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Commerzbank: 'Currency War' Threat May 'Push Investors Further Towards Gold'

Kitco News

(Kitco News) - The threat of a “currency war” may provide fuel for gold to continue its rally, Commerzbank analysts said Thursday.

The dollar has significantly weakened since U.S. Treasury Secretary Steven Mnuchin commented at the World Economic Forum in Davos Wednesday that a weaker dollar would be “good” for the U.S. Previously, since the Clinton presidency, U.S. administrations have tended to support a strong-dollar policy.

Any time a country’s currency weakens, prospects improve for exports from that nation since it makes products less expensive in other currencies. A number of other countries have seemingly favored a weaker currency in recent years, which prompted some analysts to facetiously call this a “race to the bottom.”

The dollar has in fact slid sharply the last two days. The euro has risen from $1.22972 late Tuesday to a high of $1.25378 so far Thursday, the single European currency’s most muscular level since December 2014.

A weaker dollar is supportive for gold since the yellow metal tends to move inversely to the U.S. currency. Spot gold Thursday has traded as high as $1,366.05, its strongest level since August 2016.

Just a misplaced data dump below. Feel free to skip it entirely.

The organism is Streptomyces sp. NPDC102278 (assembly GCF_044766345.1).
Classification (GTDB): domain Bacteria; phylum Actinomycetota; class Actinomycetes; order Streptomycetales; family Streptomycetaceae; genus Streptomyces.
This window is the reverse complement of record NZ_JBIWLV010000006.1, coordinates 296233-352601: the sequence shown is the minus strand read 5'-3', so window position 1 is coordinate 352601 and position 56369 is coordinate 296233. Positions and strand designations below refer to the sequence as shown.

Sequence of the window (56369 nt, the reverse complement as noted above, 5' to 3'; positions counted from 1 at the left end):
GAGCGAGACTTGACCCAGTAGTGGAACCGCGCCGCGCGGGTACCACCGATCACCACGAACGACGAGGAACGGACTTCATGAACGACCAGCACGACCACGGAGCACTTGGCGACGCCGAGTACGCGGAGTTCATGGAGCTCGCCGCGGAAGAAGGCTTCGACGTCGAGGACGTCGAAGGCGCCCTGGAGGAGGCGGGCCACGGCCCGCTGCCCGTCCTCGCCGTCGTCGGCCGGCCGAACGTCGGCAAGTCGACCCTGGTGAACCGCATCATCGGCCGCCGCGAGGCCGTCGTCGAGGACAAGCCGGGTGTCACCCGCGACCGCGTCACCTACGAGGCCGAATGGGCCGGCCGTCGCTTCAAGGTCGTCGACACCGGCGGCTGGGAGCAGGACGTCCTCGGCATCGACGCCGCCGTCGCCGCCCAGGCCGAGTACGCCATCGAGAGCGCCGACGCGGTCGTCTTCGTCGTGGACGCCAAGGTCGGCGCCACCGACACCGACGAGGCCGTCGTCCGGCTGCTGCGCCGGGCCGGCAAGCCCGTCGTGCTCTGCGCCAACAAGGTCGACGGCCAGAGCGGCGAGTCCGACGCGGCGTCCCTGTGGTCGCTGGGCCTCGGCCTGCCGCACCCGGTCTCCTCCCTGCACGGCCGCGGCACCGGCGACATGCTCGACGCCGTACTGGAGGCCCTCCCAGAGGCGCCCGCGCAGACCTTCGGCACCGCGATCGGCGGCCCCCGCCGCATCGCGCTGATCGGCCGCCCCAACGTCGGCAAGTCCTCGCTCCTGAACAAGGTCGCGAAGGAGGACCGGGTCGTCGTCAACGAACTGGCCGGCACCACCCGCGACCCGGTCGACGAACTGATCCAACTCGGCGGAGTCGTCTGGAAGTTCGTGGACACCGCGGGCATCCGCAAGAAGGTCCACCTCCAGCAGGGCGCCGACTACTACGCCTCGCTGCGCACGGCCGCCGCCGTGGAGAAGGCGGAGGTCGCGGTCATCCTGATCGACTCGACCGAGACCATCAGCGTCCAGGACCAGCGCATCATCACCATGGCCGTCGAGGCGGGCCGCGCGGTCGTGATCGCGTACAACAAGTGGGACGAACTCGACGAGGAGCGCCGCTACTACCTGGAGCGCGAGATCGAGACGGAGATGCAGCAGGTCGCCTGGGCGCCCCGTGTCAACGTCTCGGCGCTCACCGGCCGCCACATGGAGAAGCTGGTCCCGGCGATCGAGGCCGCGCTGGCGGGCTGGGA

“The increase in the gold price was due almost solely to the weak U.S. dollar, as can also be seen from the reaction of gold in euros – it achieved only moderate gains and is still trading below the €1,100 per troy ounce mark,” Commerzbank said.

The German bank later added: “The threat of a currency war, coupled with an uncertain outlook, is likely to push investors further towards gold.”

Mnuchin’s remarks meant an even greater focus on Thursday’s meeting of the European Central Bank to see how policymakers might react, Commerzbank said. The central bank left interest rates unchanged, and analysts said ahead of time that the rising euro likely would make policymakers want to avoid sounding too hawkish.

ECB President Mario Draghi, in his press conference, said Europe would not participate in a currency war, thereby avoiding verbal intervention.

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